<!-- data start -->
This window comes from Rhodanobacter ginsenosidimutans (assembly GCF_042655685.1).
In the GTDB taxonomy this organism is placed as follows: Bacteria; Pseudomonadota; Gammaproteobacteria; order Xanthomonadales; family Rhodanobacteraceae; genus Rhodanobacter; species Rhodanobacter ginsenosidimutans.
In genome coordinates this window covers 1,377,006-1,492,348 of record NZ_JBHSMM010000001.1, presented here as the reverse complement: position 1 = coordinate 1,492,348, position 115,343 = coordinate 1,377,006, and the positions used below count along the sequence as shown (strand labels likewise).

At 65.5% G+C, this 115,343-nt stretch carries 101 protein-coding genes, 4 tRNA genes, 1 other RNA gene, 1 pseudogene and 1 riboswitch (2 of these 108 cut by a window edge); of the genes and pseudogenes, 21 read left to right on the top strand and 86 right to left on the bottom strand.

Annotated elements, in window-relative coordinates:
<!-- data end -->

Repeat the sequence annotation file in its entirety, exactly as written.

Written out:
This window comes from Rhodanobacter ginsenosidimutans (assembly GCF_042655685.1).
In the GTDB taxonomy this organism is placed as follows: Bacteria; Pseudomonadota; Gammaproteobacteria; order Xanthomonadales; family Rhodanobacteraceae; genus Rhodanobacter; species Rhodanobacter ginsenosidimutans.
In genome coordinates this window covers 1,377,006-1,492,348 of record NZ_JBHSMM010000001.1, presented here as the reverse complement: position 1 = coordinate 1,492,348, position 115,343 = coordinate 1,377,006, and the positions used below count along the sequence as shown (strand labels likewise).

At 65.5% G+C, this 115,343-nt stretch carries 101 protein-coding genes, 4 tRNA genes, 1 other RNA gene, 1 pseudogene and 1 riboswitch (2 of these 108 cut by a window edge); of the genes and pseudogenes, 21 read left to right on the top strand and 86 right to left on the bottom strand.

Annotated elements, in window-relative coordinates: